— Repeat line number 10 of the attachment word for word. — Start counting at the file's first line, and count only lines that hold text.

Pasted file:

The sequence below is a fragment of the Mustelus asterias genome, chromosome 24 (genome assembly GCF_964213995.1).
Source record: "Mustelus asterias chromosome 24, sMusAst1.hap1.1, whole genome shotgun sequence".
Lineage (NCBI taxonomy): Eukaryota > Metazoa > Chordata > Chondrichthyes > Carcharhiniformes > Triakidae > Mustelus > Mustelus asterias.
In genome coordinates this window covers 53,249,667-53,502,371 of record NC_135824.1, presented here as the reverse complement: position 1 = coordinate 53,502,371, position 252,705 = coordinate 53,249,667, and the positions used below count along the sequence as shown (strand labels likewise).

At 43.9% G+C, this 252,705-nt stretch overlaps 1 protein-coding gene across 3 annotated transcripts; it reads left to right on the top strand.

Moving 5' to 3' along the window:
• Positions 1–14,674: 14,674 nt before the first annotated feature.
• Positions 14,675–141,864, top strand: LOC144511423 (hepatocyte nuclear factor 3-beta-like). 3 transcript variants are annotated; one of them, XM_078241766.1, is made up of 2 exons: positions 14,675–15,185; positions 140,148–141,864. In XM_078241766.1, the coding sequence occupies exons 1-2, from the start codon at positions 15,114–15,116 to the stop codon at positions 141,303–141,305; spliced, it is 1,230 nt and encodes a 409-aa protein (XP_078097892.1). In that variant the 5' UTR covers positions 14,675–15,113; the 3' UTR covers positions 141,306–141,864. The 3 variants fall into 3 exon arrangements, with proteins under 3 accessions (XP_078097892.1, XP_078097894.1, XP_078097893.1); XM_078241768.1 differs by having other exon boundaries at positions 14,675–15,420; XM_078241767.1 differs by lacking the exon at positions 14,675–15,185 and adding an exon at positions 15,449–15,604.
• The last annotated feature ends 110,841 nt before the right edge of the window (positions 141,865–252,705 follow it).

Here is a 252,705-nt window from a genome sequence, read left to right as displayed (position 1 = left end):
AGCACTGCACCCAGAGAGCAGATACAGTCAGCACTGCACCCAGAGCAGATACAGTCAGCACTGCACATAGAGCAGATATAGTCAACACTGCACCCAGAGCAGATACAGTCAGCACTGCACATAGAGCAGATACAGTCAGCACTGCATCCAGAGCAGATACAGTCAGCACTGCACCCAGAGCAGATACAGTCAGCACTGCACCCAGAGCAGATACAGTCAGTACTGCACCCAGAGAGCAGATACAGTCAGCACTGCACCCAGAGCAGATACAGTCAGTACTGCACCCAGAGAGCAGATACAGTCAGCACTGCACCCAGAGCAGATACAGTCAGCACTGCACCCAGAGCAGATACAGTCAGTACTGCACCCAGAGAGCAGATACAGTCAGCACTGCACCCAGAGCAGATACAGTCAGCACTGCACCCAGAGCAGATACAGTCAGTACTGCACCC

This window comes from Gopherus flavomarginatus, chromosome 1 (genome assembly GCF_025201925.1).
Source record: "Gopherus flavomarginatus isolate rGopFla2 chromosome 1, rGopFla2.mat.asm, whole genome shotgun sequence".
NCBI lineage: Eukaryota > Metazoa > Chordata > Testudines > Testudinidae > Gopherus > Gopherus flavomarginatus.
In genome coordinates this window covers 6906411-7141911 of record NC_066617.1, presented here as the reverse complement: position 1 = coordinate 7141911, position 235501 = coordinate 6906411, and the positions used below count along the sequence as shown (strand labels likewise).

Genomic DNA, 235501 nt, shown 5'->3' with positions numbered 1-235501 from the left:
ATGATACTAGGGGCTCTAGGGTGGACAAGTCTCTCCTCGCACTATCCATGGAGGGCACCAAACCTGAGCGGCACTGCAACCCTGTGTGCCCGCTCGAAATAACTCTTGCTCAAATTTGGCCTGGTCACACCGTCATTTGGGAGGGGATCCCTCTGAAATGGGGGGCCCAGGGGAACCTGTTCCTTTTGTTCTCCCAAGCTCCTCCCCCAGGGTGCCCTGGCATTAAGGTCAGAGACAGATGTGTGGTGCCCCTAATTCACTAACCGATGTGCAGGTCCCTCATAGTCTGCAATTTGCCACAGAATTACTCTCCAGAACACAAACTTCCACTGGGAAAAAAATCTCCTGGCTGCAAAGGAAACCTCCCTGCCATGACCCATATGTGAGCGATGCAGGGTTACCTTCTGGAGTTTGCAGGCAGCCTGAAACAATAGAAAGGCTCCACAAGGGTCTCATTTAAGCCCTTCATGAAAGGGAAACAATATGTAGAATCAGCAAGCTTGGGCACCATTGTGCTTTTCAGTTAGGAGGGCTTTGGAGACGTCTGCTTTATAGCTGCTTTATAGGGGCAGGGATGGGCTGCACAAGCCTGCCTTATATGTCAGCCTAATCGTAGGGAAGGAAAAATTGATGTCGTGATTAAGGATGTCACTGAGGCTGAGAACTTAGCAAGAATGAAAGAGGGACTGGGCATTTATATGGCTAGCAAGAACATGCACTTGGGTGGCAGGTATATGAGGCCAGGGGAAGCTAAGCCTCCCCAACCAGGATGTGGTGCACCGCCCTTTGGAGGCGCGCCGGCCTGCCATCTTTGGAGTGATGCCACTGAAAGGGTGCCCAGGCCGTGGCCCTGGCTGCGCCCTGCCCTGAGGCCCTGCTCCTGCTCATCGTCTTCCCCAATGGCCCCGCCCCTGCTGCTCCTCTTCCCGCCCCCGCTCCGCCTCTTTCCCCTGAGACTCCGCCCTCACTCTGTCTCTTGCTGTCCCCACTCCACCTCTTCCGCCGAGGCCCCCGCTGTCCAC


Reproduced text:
Here is a 252,705-nt window from a genome sequence, read left to right as displayed (position 1 = left end):